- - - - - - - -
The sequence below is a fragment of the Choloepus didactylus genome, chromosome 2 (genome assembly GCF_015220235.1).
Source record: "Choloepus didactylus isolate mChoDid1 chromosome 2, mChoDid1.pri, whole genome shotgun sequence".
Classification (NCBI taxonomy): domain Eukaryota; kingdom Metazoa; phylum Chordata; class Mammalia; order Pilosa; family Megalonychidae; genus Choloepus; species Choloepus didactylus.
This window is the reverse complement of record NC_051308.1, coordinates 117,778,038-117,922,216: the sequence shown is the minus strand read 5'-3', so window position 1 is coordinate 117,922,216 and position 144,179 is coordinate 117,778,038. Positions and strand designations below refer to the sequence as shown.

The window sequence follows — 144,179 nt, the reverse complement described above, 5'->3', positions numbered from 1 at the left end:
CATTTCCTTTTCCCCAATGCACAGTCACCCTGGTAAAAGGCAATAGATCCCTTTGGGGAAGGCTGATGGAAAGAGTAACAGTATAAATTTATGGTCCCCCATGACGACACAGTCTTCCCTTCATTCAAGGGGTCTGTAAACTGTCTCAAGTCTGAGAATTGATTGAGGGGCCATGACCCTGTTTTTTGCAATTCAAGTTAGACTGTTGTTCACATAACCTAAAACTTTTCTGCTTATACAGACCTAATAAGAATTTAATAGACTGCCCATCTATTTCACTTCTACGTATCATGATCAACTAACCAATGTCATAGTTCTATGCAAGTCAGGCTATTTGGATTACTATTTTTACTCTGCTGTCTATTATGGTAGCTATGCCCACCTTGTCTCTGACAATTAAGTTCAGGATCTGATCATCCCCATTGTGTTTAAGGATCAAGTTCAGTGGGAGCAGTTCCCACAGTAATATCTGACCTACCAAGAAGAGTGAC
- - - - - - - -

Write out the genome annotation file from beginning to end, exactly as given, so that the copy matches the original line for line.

The sequence below is a fragment of the Choloepus didactylus genome, chromosome 2 (genome assembly GCF_015220235.1).
Source record: "Choloepus didactylus isolate mChoDid1 chromosome 2, mChoDid1.pri, whole genome shotgun sequence".
Classification (NCBI taxonomy): domain Eukaryota; kingdom Metazoa; phylum Chordata; class Mammalia; order Pilosa; family Megalonychidae; genus Choloepus; species Choloepus didactylus.
This window is the reverse complement of record NC_051308.1, coordinates 117,778,038-117,922,216: the sequence shown is the minus strand read 5'-3', so window position 1 is coordinate 117,922,216 and position 144,179 is coordinate 117,778,038. Positions and strand designations below refer to the sequence as shown.

The window sequence follows — 144,179 nt, the reverse complement described above, 5'->3', positions numbered from 1 at the left end:
CATTTCCTTTTCCCCAATGCACAGTCACCCTGGTAAAAGGCAATAGATCCCTTTGGGGAAGGCTGATGGAAAGAGTAACAGTATAAATTTATGGTCCCCCATGACGACACAGTCTTCCCTTCATTCAAGGGGTCTGTAAACTGTCTCAAGTCTGAGAATTGATTGAGGGGCCATGACCCTGTTTTTTGCAATTCAAGTTAGACTGTTGTTCACATAACCTAAAACTTTTCTGCTTATACAGACCTAATAAGAATTTAATAGACTGCCCATCTATTTCACTTCTACGTATCATGATCAACTAACCAATGTCATAGTTCTATGCAAGTCAGGCTATTTGGATTACTATTTTTACTCTGCTGTCTATTATGGTAGCTATGCCCACCTTGTCTCTGACAATTAAGTTCAGGATCTGATCATCCCCATTGTGTTTAAGGATCAAGTTCAGTGGGAGCAGTTCCCACAGTAATATCTGACCTACCAAGAAGAGTGAC